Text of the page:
In keeping with the approach taken by the majority of other leading National rugby unions, Canada’s Men’s Sevens program will maintain core team status on the HSBC World Rugby Sevens Series and continue to pursue Olympic Games qualification, with the program also serving as a key development program for the National Men’s Fifteens program.
“This is a critically important evolution that is necessary to build depth in our national talent pool, and meet our objectives as a leading Rugby Nation,” noted Allen Vansen, CEO. “Qualification for the 2019 Men’s Rugby World Cup is of paramount importance for all of Rugby Canada’s operations & Canadian Rugby in general.”from Neil Davidson Canadian Press
TORONTO — Rugby Canada is reorganizing its resources, opting for one centralized pool of men's players rather than having separate 15s and sevens training squads.
Come September, Rugby Canada will centralize a group of 40 to 50 men under contract "to maximize the development of Canada's men's national team players."
Canada is currently ranked 22nd in the World Rugby 15s rankings. The Canadian men's sevens squad, meanwhile, finished ninth on the 2017-18 HSBC World Sevens Series.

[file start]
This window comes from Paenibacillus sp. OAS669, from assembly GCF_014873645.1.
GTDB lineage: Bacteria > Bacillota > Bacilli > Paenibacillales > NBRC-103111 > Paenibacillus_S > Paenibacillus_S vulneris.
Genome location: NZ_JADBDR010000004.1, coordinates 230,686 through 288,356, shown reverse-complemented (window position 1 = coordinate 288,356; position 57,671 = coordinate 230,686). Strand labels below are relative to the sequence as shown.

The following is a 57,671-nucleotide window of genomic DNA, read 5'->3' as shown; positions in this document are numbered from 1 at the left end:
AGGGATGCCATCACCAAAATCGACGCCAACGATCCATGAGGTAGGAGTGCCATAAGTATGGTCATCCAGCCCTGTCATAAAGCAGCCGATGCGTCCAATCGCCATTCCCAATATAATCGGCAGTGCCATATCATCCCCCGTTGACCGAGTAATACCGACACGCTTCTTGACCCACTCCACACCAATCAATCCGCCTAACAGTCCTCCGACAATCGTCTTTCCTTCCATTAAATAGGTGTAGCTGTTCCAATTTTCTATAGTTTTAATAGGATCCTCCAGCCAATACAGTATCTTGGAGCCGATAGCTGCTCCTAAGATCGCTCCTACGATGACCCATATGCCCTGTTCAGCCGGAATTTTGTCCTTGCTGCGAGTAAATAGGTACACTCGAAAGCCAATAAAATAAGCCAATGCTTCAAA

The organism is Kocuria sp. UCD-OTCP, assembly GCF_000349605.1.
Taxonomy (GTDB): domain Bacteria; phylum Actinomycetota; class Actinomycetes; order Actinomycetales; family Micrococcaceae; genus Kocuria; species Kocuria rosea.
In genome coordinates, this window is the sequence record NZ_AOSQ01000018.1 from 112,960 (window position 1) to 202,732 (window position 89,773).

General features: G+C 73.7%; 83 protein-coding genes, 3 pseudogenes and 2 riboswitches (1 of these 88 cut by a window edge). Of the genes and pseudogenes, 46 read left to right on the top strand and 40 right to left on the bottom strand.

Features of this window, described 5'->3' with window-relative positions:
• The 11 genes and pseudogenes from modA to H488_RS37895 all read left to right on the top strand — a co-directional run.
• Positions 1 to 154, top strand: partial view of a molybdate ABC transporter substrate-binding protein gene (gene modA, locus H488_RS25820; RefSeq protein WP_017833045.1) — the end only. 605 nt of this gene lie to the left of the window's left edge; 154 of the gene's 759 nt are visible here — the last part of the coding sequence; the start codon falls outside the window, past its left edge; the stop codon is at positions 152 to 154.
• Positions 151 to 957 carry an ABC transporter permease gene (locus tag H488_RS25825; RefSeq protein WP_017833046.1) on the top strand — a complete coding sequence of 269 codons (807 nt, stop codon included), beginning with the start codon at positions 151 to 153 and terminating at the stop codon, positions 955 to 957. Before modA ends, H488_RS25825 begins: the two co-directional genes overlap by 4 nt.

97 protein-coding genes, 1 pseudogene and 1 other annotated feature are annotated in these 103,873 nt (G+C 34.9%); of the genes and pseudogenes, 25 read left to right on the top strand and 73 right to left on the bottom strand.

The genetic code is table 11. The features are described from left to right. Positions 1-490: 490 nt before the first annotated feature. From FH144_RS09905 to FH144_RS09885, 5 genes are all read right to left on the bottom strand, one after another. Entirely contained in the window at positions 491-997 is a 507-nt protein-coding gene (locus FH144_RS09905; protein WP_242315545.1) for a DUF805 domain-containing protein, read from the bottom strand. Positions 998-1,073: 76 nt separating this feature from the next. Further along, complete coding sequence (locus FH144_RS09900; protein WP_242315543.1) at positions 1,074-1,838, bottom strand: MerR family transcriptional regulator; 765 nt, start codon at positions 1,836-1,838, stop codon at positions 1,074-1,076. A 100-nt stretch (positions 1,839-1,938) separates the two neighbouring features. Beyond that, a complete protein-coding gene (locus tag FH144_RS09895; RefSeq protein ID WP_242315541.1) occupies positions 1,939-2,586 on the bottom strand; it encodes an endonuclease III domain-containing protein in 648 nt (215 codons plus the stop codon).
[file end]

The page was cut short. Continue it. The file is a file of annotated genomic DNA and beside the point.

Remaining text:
The two teams essentially have trained apart in Langford, B.C., with separate coaches — with some 17 carded athletes in the sevens squad and up to 30 non-carded players in the 15s — although there has been some movement between the two. Canada's top 15s talent plays professionally overseas.
In essence, the reorganization is an admission that Canada does not have the depth to run the two programs separately. Also that Rugby Canada has to focus more on the 15s program to maintain badly needed World Rugby funding.
"It is incredibly important that we are aligned and we are prioritized in our approach around our men's 15s program," Rugby Canada CEO Allen Vansen said in an interview.
Added Vansen: "We have not done a good enough job as a sport in terms of developing players to compete at the international level ... We see this coming together under one contact, one centralized program, as being hugely beneficial to both sevens and 15s, not just one or the other."
The centralized pool of players will train at the Al Charron Rugby Canada National Training Centre in Langford, "with increased collaboration where players will be available for selection to Canada's national senior men's fifteens and sevens teams," according to Rugby Canada.
While athletes will sign one common contract and Rugby Canada will spread out its resources among the group, there will be a scale of pay in the group with young prospects getting less.